In Reading Color

More on Award Season: The National Book Awards

Welcome to In Reading Color, a space where we focus on literature by and about people of color.

I had a nice conversation with a couple college girlfriends of mine this past weekend that was super lovely. I didn’t know that it was just what I needed, but it was. I had met them when they were doing a domestic exchange program at NYU from their respective HBCU’s (Xavier and Spelman). I also ordered a couple books— Raybearer and one of the winners of the National Book Award winners mentioned below, Winter and Sokcho. Between those two things, I’ve had a restorative few days.

Speaking of the National Book Awards, here are some more award-winning selections. First of all, all of the award winners were of color, which is amazing! I don’t know if it’s the increased respect of authors of color, or that more authors of color are being published—or maybe a combination of the two?— but it’s worthy of celebration, either way.

National Book Award Winners


cover of Hell of a Book by Jason Mott

Hell of a Book by Jason Mott

Hell of a Book juxtaposes the story of a Black author traveling across the country to promote his best-selling novel with that of a Black boy living in the past in a rural area. Then there’s also The Kid, who may be imaginary. The question of who was killed in a police shooting is raised by a news story that continuously runs on the matter, and all of the characters’ stories eventually converge in this novel on family, art, and tragedy.


book cover all that she carried by tiya miles

All That She Carried by Tiya Miles

I’ve seen the cotton bag this book is birthed from during one of my many trips to the Smithsonian’s National Museum of African American History and Culture in D.C. Within this sack, given by an enslaved women to her nine-year old daughter before she was sent to the auction block, lies generations of Black women’s hopes, fears, and love for their daughters. After Rose passed it to her daughter Ashley in 1852 in South Carolina, it eventually wound up being in the hands of Ashley’s granddaughter Ruth, who embroidered it with its own history: “a tattered dress 3 handfulls of pecans a braid of Roses hair;” “filled my Love always.” With All That She Carried, Miles breathes life into the countless untold stories of Black enslaved women throughout America’s history.

Translated Literature

cover of Winter in Sokcho by Elisa Shua Dusapin

Winter in Sokcho by Elisa Shua Dusapin

A young half Korean, half French woman is tending to the slightly unkempt guesthouse in Sokcho, Korea during the winter when a Frenchman comes in. She’s drawn to the middle-aged man who shares the same heritage as the father she never knew. It turns out he’s an internationally known cartoonist, and looking for inspiration in Sokcho’s drab winter climate. The two form a tentative relationship as she takes him around so that he many have an “authentic” Korean experience, hopefully finding inspiration along the way. The city comes alive as the story tells of the young woman’s daily life in vignettes, and avoids the cliché of the traveling European becoming a savior or lover to the intrigued young woman. Dusapin’s writing has been likened to Marguerite Duras.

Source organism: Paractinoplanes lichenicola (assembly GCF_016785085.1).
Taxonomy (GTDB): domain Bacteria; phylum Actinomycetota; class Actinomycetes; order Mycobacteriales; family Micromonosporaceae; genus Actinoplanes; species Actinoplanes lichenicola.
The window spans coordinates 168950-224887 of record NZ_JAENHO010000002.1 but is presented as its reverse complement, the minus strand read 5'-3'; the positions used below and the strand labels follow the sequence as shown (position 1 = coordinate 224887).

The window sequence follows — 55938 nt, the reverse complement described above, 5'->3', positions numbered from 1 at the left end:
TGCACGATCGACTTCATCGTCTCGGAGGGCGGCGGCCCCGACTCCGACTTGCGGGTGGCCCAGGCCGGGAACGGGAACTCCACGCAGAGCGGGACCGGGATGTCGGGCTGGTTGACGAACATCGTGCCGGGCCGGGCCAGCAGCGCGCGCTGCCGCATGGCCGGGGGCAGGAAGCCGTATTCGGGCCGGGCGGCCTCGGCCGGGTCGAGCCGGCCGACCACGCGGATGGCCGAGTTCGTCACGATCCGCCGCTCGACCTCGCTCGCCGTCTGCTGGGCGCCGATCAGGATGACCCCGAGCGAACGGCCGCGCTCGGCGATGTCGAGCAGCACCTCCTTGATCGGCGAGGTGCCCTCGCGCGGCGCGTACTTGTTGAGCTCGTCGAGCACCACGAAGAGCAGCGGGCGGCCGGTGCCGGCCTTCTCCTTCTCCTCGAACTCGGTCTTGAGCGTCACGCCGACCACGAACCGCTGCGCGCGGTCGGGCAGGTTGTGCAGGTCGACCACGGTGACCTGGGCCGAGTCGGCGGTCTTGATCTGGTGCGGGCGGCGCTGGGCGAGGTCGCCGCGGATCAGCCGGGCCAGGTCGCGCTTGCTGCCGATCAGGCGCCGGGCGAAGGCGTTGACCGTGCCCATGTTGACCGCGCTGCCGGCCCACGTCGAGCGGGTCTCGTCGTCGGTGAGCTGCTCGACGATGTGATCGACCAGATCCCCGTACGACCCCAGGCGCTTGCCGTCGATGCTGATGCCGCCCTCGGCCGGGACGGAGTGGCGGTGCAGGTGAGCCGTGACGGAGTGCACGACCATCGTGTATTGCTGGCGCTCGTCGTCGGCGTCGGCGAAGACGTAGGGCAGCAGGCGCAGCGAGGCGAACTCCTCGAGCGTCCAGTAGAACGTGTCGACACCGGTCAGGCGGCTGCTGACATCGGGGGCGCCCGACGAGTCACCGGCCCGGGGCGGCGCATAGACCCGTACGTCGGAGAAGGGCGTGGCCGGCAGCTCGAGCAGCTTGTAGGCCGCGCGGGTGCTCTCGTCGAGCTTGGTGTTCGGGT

Young People’s Literature

Last night at the Telegraph Club cover

Last Night at the Telegraph Club by Malinda Lo

The Red Scare that hung over America in 1954 threatens to take seventeen-year-old Lily Hu’s father from her, as well as many other people in San Francisco’s Chinatown. Just as this is happening, Lily is exploring a question she has been wondering about whether two girls can fall in love. She finds an answer in Kath, a white American girl, who she sneaks with to the Telegraph Club, a place for queer women to be themselves. The club is not without its flaws, though, as Lily experiences micro aggressions from some of the queer woman as a result of her Chinese heritage. Lo expertly examines the intersectional life of a nonwhite queer girl in this historical novel.


cover of Floaters by Martín Espada

Floaters by Martín Espada

Espada draws from his experiences of being a lawyer, an activist, and a person of Puerto Rican descent and transmutes them into verse that explores the anti-immigration ideology as well as Latinx racism in Floaters. The titular poem, even, is an excellent example of the dehumanization that often takes place when immigrants are discussed, as it callously refers to migrants who drown trying to cross the border (specifically the Salvadoran father and daughter, Óscar and Valeria who drowned in 2019; the article has graphic images, so please be warned). Espada’s poems range from the personal to the epic, with calls for love sang out by tortoises, no less.

For more on the National Book Award— including the finalists.

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A Little Sumn Extra

More on awards: The six shortlist titles for the 2022 Andrew Carnegie Medals for Excellence

Good news! We’re hiring for an Advertising Sales Manager. Do you like books and comics? Does helping advertisers reach an enthusiastic community of book and comics lovers intrigue you? This might be your job. Apply by December 5, 2021

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Thanks for reading; it’s been cute! If you want to reach out and connect, email me at or tweet at me @erica_eze_. You can find me on the Hey YA podcast with the fab Tirzah Price, as well in the In The Club newsletter.

Until next week